Hello. Hello. How are you doing today? Welcome to the podcast. This is Dina Cataldo, and today I'm sharing with you four words that will completely change your life. Now, this is not an exaggeration. These four words are the foundation for believing something, for any kind of growth in our life, whether it is personal or professional, and it seems so simple, yet it's not easy to implement. In fact, most of us aren't consistent with it. Even if we have this awareness, we still have to keep bringing ourselves back to it over and over again in order to make the progress we want to have in our lives. It takes awareness and practice to use these four words to change everything in our life, from our business to relationships to the way we feel anytime of the day or night, whether we're at the office or at home, how we feel about anything before I share them with you.

If you haven't already downloaded the busy lawyers quick start guide to get five hours back each week, I invite you to do that now. It is completely free and you can get [email protected] forward slash busy lawyer and you can use today's episode and this guide hand in hand to create the life that you want. You can jumpstart your whole life by simply taking action. Now when you get in motion, you can't help but stay in motion. It's simple, but it's not easy. That's why so many people fail when it comes to taking control of their life. They think about changing their lives instead of actually acting on their own behalf, they think and think and think rather than start getting themselves in motion and taking those small steps to begin making change. And you know this is true because you've probably experienced it yourself or you've heard someone complain about the same thing over and over again and yet nothing different has happened in their life.

They've done nothing to change their life. They blame things on, you know, other people on not having enough time on not having enough money. They're always blaming something external, but they're never looking at what they can do to make change. So we're going to talk more about this today, but I want you to take a moment and go to Dina cataldo.com forward slash busy lawyer to download this free guide. It's going to give you the tools to begin taking back your time. So did you get it? Are you ready? Okay, let's talk about these four little words that hold so much power. So more than these four little words, I'm actually gonna share with you how to follow up and see the inner workings of your brain. It's like getting to see the insides of a clock, all the wheels spinning and how everything works together to make up the thoughts in your head.

Now the four little words are 100% responsible. As in I'm 100% responsible for everything in my life, the health of my finances, my relationships, my feelings, how much time I have all of it. Now, before you say yes, of course I know this. Let me challenge you to take this a bit further because I'm betting you know that you are responsible for the results in your life intellectually, but I'm willing to bet that you haven't done the next step. And that next step is to ask yourself, what can I do about it? Let me give you a simple example of how this can play out in just one part of your day. This really simple example and how you can begin to see the clockwork of your brain by reminding yourself that you are 100% responsible for the results you get in your life. So this morning I was at yoga and we were packed in there like sardines.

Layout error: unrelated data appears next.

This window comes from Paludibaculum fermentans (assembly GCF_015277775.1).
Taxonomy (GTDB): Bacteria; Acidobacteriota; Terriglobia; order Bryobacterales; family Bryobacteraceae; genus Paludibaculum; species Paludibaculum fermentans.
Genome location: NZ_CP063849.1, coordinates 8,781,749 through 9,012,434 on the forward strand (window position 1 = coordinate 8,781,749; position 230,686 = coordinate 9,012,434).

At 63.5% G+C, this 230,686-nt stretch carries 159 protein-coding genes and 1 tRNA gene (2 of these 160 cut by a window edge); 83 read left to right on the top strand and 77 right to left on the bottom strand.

My studio actually numbers each spot, so we have a little bit more space and we can reserve a spot ahead of time and there's no spot in front of the front door to the studio because people are walking in and out, right? Like during class, people get up, they have to go to the bathroom, that kind of thing. So we started the practice and I set up and I knew instantly when I sat up that the three cups of tea I had earlier that morning were ready to come out and I had to go to the bathroom. So this morning someone didn't check in ahead of time and the studio employees let the student decide whether or not they wanted to be in front of the door or not. And my first thought was why would the studio let them set their mat there? It's a bad experience for them and it's a hassle for everyone else.

I could already hear my brain saying this thought. The second thought I had was, well, maybe I can hold it and wait to go to the bathroom because this is a 75 minute class. I knew that that was not going to happen and this is where I asked myself what can I do about it? The third thought I had was that we're all 100% responsible for our results. The student who set their mat in front of the door had a choice about whether or not she wanted to be there or not. I'm not responsible for her decision. She's a grown woman. I'm only responsible for how I choose to handle this situation. So my decision was to wait until the right moment to get up and go out the door. Then I came back. It was easy. Other people were doing it too. I took responsibility of how I felt and I trusted the student who made the decision to place her map there that this was okay with her.

And this is an example of the power of taking 100% responsibility for our feelings and our results and allowing others to do the same. Now, this sounds super simple, but believe me, when I tell you, I've talked to other people and I'm just talking about the stress of a simple situation in the gym here where our feelings can get riled up, where we can have all of these thoughts in our head that build up anger or resentment or you know, something that distracts us from how we want to feel and what we want to do in that moment. And that is why it's so important to look at whether or not we're taking a hundred percent responsibility of what we're getting in our lives. Because when we let all of those little resentments takeover, when we let our brain just kind of run wild, we are going to create situations in our lives that aren't going to feel good.